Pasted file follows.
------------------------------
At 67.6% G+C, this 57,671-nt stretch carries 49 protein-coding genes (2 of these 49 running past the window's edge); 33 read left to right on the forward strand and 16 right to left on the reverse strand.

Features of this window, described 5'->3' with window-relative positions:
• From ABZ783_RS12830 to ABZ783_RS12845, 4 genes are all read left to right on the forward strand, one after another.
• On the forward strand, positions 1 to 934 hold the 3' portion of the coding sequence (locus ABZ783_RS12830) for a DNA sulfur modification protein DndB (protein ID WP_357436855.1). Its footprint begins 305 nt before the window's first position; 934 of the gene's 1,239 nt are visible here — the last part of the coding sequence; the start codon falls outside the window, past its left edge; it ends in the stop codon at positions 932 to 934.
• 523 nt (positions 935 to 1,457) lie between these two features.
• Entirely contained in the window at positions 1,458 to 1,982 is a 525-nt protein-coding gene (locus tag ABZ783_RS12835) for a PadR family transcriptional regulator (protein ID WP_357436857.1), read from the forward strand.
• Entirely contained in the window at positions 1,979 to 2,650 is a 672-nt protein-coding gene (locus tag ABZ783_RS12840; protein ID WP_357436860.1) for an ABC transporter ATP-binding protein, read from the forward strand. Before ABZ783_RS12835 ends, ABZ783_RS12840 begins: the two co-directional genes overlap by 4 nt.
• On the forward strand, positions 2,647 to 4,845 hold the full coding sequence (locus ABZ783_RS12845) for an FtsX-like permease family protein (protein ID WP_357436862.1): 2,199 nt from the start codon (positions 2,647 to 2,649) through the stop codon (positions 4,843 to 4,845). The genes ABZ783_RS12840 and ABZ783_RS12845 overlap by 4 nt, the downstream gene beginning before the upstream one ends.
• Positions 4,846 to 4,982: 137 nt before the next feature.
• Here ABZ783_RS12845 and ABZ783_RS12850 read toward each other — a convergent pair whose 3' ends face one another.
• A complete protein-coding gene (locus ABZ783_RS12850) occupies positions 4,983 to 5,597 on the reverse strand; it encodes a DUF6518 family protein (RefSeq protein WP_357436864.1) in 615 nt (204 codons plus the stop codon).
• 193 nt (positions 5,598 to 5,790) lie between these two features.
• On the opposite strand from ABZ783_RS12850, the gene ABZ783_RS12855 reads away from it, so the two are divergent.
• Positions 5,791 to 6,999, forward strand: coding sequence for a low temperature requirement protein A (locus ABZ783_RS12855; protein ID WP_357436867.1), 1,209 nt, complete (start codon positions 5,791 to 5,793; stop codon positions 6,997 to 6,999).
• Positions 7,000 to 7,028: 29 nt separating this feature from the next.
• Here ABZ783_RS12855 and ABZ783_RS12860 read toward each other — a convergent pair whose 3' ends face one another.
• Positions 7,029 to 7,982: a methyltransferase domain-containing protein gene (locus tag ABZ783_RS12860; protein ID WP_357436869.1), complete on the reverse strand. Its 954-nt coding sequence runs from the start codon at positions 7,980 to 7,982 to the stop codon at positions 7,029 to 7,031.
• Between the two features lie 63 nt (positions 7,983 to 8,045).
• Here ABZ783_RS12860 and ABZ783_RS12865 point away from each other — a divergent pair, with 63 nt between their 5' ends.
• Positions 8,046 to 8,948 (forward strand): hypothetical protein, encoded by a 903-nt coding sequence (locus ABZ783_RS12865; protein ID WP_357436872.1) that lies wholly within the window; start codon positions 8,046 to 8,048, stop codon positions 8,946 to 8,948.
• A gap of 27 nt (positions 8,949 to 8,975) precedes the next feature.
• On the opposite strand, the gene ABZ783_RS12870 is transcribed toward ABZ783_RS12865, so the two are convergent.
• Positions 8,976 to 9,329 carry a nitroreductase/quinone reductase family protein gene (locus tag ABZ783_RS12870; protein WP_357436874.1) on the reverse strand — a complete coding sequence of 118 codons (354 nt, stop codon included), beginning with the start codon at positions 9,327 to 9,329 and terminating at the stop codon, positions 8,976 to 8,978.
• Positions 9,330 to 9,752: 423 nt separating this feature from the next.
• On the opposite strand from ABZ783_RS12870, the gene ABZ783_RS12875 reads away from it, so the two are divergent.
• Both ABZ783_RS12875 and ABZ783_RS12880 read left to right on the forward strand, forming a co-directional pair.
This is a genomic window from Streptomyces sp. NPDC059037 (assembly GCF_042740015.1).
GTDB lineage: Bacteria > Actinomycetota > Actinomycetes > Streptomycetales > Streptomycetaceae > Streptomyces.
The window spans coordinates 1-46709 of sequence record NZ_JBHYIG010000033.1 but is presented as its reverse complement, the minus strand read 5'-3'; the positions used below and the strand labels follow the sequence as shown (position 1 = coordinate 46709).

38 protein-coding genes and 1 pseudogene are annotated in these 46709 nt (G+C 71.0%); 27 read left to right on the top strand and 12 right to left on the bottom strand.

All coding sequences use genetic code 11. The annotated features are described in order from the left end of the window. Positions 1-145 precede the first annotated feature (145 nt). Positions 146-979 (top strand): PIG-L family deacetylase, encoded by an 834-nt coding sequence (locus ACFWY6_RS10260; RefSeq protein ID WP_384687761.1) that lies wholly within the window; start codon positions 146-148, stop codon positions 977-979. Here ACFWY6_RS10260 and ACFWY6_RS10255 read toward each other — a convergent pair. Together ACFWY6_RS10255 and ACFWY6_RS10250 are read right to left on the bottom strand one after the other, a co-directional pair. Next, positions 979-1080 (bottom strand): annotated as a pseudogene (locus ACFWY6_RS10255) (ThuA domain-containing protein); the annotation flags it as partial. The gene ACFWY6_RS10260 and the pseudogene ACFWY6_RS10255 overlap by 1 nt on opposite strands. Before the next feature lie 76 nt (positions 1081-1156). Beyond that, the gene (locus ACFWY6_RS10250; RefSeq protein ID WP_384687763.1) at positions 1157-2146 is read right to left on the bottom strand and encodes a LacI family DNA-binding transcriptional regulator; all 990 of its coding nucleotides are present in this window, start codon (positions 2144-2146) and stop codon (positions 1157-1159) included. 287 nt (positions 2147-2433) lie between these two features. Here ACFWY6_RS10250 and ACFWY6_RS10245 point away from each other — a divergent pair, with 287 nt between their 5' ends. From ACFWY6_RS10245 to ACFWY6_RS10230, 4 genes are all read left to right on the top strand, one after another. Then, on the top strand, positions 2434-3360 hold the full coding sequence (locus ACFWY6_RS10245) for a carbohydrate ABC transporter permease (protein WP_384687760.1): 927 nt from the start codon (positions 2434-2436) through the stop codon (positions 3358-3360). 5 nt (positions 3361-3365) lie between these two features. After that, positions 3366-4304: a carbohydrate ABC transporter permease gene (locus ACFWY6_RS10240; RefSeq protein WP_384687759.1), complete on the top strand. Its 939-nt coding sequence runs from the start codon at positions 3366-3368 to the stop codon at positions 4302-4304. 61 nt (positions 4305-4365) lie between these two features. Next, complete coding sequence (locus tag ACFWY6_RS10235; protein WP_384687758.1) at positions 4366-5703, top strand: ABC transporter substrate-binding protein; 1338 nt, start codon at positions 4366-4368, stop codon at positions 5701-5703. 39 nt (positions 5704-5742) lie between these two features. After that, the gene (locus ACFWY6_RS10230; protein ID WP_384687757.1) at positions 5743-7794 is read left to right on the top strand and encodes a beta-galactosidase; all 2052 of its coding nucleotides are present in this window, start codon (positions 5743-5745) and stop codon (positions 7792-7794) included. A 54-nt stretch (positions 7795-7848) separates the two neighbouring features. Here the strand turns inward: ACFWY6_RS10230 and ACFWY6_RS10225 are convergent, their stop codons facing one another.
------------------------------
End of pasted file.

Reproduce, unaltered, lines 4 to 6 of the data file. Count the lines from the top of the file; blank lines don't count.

• On the forward strand, positions 1 to 934 hold the 3' portion of the coding sequence (locus ABZ783_RS12830) for a DNA sulfur modification protein DndB (protein ID WP_357436855.1). Its footprint begins 305 nt before the window's first position; 934 of the gene's 1,239 nt are visible here — the last part of the coding sequence; the start codon falls outside the window, past its left edge; it ends in the stop codon at positions 932 to 934.
• 523 nt (positions 935 to 1,457) lie between these two features.
• Entirely contained in the window at positions 1,458 to 1,982 is a 525-nt protein-coding gene (locus tag ABZ783_RS12835) for a PadR family transcriptional regulator (protein ID WP_357436857.1), read from the forward strand.